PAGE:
Studies show that women tend to be underrepresented in math and science due to stereotypes and cultural biases, and this week’s report by the National Science Foundation offers insights that can help draw more women to careers in STEM (science, technology, engineering and math) fields. One study at the University of Chicago from earlier this year (January 2010) revealed that women teachers who were anxious about math transmitted that anxiety to some of the girls in their class, and that the girls who subsequently subscribed to the math-is-for-boys stereotype got lower scores on a math test than the girls who didn’t.
The good news is that math skills, like other intellectual pursuits, are not fixed and can grow with practice. Research also indicates that girls who have mothers, older sisters or other female role models who like math and science tend not to succumb to the stereotypes. Starting in the early grade levels, teachers can help students develop patterns of question asking that foster critical and creative thinking. LifeBound’s book, CRITICAL AND CREATIVE THINKING, is coordinated to 21st century skills and offers real-life contemporary and historic examples in each chapter of men and women who excel in the sciences and other innovative fields. Each chapter features exercises, “Thinking on the Cutting Edge,” that prompt student to probe beneath the surface on various topics or issues. Here’s an example from Chapter 4: Knowing about birds’ flying formations (they fly in Vs) what questions can you ask that might save humans time and energy? We follow this exercise with questions posed by scientists and engineers from the NASA Dryden Flight Research Center to help students apply the birds’ efficient flying relationship to aircraft. When students become great questions askers, they can begin to see new perspectives on problems, and to move the brain from problem to solution mode, skills that all students need for 21st century work.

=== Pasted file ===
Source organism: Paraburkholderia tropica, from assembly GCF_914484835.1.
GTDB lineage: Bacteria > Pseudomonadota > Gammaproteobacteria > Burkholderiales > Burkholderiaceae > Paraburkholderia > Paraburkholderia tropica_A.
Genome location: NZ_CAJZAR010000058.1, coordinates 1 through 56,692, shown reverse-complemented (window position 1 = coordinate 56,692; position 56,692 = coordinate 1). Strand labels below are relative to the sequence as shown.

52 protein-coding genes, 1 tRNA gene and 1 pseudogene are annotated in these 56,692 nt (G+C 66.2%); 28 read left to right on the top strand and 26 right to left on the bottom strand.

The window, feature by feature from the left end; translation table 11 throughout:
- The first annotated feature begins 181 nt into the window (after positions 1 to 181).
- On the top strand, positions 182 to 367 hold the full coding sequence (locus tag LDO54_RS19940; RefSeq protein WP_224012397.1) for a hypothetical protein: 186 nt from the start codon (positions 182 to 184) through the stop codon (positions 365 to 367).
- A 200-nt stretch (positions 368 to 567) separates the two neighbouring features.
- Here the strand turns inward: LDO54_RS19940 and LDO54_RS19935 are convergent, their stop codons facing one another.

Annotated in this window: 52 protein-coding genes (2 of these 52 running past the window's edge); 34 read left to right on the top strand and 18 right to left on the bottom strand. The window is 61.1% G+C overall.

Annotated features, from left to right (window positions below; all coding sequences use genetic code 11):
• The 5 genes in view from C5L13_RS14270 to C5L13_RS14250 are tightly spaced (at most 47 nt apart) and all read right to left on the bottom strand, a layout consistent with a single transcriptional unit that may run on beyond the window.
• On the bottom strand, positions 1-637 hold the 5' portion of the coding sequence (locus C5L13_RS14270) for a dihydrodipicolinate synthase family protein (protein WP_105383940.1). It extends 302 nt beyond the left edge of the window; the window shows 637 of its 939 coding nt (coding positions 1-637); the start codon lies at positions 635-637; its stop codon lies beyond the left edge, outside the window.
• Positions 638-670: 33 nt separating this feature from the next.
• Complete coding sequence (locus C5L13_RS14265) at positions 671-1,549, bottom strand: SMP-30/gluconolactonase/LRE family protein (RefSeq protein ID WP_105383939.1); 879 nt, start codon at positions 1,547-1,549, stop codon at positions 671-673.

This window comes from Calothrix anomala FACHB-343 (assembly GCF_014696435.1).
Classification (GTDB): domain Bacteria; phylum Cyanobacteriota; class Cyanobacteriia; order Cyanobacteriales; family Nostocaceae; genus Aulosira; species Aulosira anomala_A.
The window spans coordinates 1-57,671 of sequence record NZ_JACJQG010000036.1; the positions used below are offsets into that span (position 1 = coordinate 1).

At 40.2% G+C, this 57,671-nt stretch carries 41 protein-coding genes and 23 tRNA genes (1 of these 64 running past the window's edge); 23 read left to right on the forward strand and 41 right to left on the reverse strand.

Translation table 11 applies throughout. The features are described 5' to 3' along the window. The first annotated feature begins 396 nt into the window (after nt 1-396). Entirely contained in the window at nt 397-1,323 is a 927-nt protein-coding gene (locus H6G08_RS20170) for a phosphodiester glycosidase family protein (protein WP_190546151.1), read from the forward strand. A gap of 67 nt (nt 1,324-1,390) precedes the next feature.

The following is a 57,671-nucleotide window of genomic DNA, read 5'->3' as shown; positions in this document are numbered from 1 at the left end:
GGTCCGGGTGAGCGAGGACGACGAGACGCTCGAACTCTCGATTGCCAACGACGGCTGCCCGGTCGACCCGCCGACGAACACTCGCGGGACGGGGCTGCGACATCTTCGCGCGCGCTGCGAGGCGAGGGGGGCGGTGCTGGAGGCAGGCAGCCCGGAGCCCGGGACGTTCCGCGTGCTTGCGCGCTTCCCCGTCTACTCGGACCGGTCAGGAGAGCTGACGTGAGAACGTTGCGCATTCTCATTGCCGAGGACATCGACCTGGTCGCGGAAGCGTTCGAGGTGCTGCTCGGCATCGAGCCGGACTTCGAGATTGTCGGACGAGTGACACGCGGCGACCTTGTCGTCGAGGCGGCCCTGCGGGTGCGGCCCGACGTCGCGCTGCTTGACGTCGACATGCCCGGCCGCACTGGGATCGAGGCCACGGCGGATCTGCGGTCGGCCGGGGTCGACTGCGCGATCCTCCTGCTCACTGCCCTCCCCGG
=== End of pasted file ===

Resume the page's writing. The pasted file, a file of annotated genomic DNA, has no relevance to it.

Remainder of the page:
How can we do a better job of encouraging girls to strive to do well in math and science?
How can we help match girls with female role models who are in STEM careers?
What resources might help teachers move past these obstacles to help girls reach their full potential?
New York Times
by Tamarin Lewis
A report on the underrepresentation of women in science and math by the American Association of University Women, to be released Monday, found that although women have made gains, stereotypes and cultural biases still impede their success. The report, “Why So Few?,” supported by the National Science Foundation, examined decades of research to cull recommendations for drawing more women into science, technology, engineering and mathematics, the so-called STEM fields. “We scanned the literature for research with immediate applicability,” said Catherine Hill, the university women’s research director and lead author of the report. “We found a lot of small things can make a difference, like a course in spatial skills for women going into engineering, or teaching children that math ability is not fixed, but grows with effort.”